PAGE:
Derek Winnert


This article was written on 16 Oct 2016, and is filled under Reviews.

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The Sleeping Cardinal [Sherlock Holmes’ Fatal Hour] *** (1931, Arthur Wontner, Ian Fleming, Norman McKinnel, Philip Hewland, Minnie Rayner, Leslie Perrins) – Classic Movie Review 4478


Director Leslie S Hiscott’s suspenseful 1931 British mystery thriller stars Arthur Wontner in the first of his five performances as Sherlock Holmes in a new screen story that finds the great detective on the trail of dastardly smugglers. Of course it is no shock when Holmes discovers that Professor Moriarty (Norman McKinnel) is up to his old tricks, gleefully resorting to banknote forgery and murder.


After being told for years that he looked like Arthur Conan Doyle’s creation, Wontner was finally cast as Holmes at the age of 56  and wore a toupée in the first three films to hide his bald spot and look younger, since Holmes retired at 50 in the novels.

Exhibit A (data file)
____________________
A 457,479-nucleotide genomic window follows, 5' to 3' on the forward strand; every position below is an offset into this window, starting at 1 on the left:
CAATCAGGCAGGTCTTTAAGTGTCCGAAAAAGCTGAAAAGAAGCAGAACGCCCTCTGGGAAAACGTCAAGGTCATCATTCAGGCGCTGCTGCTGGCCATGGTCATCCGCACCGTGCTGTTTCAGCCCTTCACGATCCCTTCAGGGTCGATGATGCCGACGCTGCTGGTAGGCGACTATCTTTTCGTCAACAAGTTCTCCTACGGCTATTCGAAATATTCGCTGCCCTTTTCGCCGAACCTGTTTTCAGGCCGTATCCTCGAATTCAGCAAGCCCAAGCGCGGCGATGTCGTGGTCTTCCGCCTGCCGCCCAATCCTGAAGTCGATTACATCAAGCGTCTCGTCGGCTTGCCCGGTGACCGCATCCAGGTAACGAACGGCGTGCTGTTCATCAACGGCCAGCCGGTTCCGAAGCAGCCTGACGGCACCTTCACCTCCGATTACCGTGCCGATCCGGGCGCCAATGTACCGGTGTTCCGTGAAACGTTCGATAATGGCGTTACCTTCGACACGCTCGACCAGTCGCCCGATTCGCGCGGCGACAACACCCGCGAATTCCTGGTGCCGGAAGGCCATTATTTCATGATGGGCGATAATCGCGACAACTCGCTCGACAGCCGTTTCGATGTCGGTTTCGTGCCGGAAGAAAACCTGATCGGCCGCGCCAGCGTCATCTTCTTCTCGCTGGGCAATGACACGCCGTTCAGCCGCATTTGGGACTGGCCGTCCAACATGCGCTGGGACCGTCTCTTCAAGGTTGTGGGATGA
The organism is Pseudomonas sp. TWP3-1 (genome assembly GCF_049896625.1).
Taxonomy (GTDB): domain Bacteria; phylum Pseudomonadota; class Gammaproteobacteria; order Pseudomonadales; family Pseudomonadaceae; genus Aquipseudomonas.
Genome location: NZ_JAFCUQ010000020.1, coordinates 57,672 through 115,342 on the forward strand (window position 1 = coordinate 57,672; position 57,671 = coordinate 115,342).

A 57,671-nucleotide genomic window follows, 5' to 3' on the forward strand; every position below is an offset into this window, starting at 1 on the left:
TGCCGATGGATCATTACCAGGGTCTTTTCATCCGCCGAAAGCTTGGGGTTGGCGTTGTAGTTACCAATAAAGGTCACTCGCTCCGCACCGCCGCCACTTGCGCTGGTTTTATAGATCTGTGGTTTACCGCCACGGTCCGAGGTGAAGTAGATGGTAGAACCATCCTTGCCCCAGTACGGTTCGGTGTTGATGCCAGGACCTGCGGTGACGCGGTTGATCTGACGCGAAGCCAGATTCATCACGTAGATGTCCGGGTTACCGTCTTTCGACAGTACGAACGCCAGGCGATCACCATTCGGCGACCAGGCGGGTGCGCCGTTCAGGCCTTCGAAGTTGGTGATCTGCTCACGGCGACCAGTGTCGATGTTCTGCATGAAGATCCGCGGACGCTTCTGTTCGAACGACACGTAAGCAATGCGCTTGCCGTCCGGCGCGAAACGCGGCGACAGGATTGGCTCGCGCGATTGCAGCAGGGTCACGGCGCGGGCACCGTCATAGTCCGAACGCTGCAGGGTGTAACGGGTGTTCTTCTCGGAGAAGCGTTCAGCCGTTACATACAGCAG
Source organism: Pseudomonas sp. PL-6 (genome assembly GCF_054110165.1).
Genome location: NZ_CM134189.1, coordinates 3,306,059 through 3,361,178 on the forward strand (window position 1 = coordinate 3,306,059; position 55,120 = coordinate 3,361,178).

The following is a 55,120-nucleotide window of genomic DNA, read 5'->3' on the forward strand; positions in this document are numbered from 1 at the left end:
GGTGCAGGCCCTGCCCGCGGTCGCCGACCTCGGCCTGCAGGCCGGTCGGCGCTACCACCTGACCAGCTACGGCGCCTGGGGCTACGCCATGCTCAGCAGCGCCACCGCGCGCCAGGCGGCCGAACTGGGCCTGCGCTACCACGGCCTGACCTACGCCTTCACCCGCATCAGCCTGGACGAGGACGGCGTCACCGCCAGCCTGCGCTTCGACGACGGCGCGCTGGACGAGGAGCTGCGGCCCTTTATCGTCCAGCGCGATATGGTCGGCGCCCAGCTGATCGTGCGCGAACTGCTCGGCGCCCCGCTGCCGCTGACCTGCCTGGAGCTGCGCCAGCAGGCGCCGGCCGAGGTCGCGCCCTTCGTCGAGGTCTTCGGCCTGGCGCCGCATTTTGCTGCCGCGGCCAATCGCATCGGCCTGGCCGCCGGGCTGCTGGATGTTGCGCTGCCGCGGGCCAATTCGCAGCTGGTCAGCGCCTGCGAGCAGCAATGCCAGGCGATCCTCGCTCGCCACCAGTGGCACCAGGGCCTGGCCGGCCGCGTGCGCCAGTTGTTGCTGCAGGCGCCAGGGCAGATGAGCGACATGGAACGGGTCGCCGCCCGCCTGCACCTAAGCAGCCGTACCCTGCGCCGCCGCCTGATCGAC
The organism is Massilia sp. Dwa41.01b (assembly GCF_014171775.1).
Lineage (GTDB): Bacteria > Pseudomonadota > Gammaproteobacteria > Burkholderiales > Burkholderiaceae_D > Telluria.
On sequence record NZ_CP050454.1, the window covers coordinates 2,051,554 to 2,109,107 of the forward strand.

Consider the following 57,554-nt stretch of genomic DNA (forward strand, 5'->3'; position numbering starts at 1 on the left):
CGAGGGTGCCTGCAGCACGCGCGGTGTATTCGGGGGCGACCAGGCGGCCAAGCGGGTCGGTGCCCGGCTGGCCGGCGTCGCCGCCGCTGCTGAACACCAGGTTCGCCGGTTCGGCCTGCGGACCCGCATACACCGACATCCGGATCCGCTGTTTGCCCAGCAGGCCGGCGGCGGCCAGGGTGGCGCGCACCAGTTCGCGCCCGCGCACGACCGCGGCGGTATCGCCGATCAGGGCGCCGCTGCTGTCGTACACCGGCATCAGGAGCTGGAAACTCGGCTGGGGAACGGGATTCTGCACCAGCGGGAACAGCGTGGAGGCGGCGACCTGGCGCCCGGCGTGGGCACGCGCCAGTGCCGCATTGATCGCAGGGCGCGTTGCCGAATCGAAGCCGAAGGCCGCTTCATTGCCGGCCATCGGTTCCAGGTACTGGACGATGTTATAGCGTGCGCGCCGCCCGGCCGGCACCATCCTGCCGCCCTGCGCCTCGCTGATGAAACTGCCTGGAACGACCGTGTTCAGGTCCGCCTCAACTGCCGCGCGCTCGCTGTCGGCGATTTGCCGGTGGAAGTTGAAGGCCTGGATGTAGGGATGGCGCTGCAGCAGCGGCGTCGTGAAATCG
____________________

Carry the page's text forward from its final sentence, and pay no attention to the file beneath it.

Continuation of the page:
Age apart, the ideally cast Wontner makes an excellent Holmes, and Ian Fleming a memorable Dr Watson, though the movie is a rather basic production that sometimes lacks enough of the required doses of surprise and atmosphere. But McKinnel and Philip Hewland and are fine as Moriarty and Inspector Lestrade, and Minnie Rayner is amusing as the housekeeper, Mrs Hudson. In a notable change from Doyle’s character, Ronald Adair (Leslie Perrins) is a card cheat, who hears a voice from a painting of a cardinal threatening to expose him unless he joins a counterfeit money conspiracy.


Though the screenplay by Leslie S Hiscott, Cyril Twyford and H Fowler Mear is not based on any particular one of Conan Doyle’s Holmes stories, it draws inspiration from The Adventure of the Empty House and The Final Problem. Like all Wontner’s films as Holmes, it has a then contemporary Thirties setting.

Also in the cast are Jane Walsh, Gordon Begg, William Fazan, Sidney King, Louis Goodrich, Charles Paton and Harry Terry.


The Sleeping Cardinal was a hit, so producer Julies Hagen rushed a second film into production, The Missing Rembrandt (now a lost film), reuniting Hiscott with Wontner, Fleming and Hewland, released in 1932. That was followed by The Sign of Four: Sherlock Holmes’ Greatest Case, The Triumph of Sherlock Holmes (1935) and the final film, Silver Blaze, in 1937.


© Derek Winnert 2016 Classic Movie Review 4478

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